Friday, March 20 – 8:05 pm
Governor Ducey Issues Executive Order Expanding Unemployment Insurance
Today, Governor Ducey issued Executive Order 2020-11 which makes several changes to the unemployment program in Arizona. These changes were pushed for by the Arizona Restaurant Association to help support the industry’s employees. In a statement, Governor Ducey said “These are important steps to get help to Arizonans out of work and struggling to make ends meet because of COVID-19. These are just some steps out of many we will continue to take to support Arizonans in need during this time — and Arizona will get through this together.”
The changes made by the the Governor’s order includes:
- Allows employees that have seen their hours reduced or eliminated to qualify for unemployment benefits.
- Allows employees who are unable to work due to a quarantine and are out of paid leave to qualify for unemployment benefits.
- Allows employees who leave employment due to a risk of exposure or infection, or to care for a family member to qualify for unemployment benefits.
- Waives the one-week waiting period for receiving unemployment benefits.
- Waives the job search requirement for unemployment benefits.
- Prohibits the Department of Economic Security from using unemployment benefits grant due to COVID-19 to calculate the employer contribution rate.
- Applies the order retroactive to March 11, 2020.
The Arizona Restaurant Association thanks the Governor for taking this important step to provide help to our restaurant family during this crisis.
The Arizona Department of Economic Security has set up a resource page for bushiness and employees impacted by COVID-19 which can be found by visiting https://des.az.gov/services/coronavirus
COVID-19 Emergency Measure Allowing Restaurants to Sell Alcohol for Off-Premise Consumption Guidance
On Friday, March 20, 2020, the Arizona Department of Liquor Licenses and Control (DLLC) issued rules to implement Governor Ducey’s Executive Order 2020-09 which allows restaurants to offer alcohol for sale along with delivery and takeout orders. Today, DLLC issued a guidance document for implementation.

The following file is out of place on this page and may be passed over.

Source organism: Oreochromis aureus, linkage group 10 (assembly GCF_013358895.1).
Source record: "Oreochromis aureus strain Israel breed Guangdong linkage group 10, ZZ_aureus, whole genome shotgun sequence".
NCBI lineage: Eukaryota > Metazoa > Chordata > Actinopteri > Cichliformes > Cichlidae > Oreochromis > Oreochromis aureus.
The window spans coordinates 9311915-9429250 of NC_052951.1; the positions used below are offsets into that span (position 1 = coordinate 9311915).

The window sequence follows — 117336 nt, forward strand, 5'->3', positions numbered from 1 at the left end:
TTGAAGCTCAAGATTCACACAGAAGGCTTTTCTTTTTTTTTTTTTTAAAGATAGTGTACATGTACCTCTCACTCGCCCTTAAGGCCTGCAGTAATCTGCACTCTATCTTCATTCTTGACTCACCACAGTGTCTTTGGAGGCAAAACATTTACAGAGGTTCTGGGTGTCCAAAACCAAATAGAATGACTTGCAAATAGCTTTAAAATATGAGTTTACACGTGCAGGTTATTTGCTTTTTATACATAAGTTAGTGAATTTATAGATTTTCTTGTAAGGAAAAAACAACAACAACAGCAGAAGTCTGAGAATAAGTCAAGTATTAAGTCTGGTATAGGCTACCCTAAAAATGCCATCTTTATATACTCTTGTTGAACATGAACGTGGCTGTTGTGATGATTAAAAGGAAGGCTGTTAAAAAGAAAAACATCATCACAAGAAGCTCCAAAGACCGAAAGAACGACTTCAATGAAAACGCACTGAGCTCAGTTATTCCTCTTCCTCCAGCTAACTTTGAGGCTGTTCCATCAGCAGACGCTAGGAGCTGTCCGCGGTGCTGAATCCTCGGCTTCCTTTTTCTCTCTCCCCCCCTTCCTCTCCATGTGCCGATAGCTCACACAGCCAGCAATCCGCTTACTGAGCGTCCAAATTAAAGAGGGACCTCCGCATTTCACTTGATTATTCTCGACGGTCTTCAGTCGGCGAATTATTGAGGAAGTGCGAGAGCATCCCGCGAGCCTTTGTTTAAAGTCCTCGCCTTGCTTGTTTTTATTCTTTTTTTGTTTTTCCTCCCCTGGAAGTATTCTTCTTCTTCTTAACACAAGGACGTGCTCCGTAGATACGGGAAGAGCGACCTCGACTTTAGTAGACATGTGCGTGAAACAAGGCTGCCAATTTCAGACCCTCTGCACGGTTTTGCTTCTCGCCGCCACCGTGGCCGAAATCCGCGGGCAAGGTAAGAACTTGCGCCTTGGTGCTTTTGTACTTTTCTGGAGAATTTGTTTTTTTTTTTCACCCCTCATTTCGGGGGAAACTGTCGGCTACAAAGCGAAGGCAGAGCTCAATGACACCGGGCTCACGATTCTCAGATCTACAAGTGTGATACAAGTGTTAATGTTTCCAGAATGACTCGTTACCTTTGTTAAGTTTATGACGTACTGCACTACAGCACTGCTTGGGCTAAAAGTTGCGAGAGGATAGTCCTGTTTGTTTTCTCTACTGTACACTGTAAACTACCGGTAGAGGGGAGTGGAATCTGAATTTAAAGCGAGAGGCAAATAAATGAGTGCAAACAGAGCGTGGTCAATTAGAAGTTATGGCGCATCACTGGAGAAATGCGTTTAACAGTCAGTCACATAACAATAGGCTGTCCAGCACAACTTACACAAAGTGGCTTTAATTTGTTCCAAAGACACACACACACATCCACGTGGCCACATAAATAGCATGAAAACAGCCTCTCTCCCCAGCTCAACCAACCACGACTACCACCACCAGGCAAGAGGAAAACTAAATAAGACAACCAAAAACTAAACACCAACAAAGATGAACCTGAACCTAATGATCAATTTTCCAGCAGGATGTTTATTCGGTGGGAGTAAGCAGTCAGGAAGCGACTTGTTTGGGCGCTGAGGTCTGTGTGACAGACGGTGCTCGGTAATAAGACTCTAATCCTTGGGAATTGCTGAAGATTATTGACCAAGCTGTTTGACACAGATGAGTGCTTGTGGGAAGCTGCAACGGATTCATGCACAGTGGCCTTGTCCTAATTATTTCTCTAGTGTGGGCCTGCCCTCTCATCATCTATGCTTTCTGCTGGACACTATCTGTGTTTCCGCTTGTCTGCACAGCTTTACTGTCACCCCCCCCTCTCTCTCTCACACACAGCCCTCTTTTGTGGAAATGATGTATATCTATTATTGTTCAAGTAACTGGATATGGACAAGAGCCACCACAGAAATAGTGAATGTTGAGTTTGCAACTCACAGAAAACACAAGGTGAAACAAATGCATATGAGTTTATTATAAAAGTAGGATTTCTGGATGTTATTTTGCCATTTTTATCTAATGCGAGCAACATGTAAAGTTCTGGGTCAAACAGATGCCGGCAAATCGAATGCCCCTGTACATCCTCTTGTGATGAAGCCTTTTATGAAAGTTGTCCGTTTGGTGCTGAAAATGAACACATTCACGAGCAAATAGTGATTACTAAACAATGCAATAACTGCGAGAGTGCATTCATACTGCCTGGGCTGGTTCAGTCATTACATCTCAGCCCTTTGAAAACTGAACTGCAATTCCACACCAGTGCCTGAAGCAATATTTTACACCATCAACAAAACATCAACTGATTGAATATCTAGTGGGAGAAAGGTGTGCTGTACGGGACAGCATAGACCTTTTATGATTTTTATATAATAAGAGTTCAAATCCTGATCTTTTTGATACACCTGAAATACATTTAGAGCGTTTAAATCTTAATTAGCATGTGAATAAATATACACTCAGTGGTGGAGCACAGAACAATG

- Restaurant licensees may temporarily sell alcohol through delivery, pick-up, and curb-side service.
- Restaurant licensees that use pick-up and curb-side to sell alcohol must still only allow individuals 18 or older to sell the alcohol.
- Beverages sold for delivery, pick-up, or curb-side service must be in a “sealed container” – a sealed container is any container of spirituous liquor which:
- has an unbroken tax seal from the United States, or
- has a cap, cork, or seal placed there by the manufacture.
- Licensees may sell mixed drinks if they seal the container before removing it from the licensed premises and ensure the seal remains in place until the consumer takes possession.
- Licensees may seal containers by capping and applying a plastic adhesive seal or by corking flush with the top of the bottle.
Licensees using delivery to sell alcohol must comply with the documentation requirements outlined by DLLC which can be accessed by visiting https://azliquor.gov/forms/inv_recdelivery_access.pdf
Arizona Restaurant Association Guidance:
Third-party delivery services
Alcohol deliveries should be made by restaurant employees and only made to individuals over the age of 21 with an ID that matches the name on the form of payment. Third-party delivery services lack crucial safeguards that help protect you from losing your liquor license, liability damages, and reputational damages. There is currently no way for third-party delivery services to perform proper ID checks and verify the ID matches order details nor is there a way for this to be documented as part of the record requirements. Additionally, since orders processed by third-party delivery services are paid to the third-party delivery service and not directly to the restaurant it would be a violation of Arizona Liquor Law since payment for alcohol must be paid to a licensed establishment. It is for these reasons we strongly advise against offering alcohol for sale through a third-party delivery service at this time until further clarification is offered by the appropriate authorities.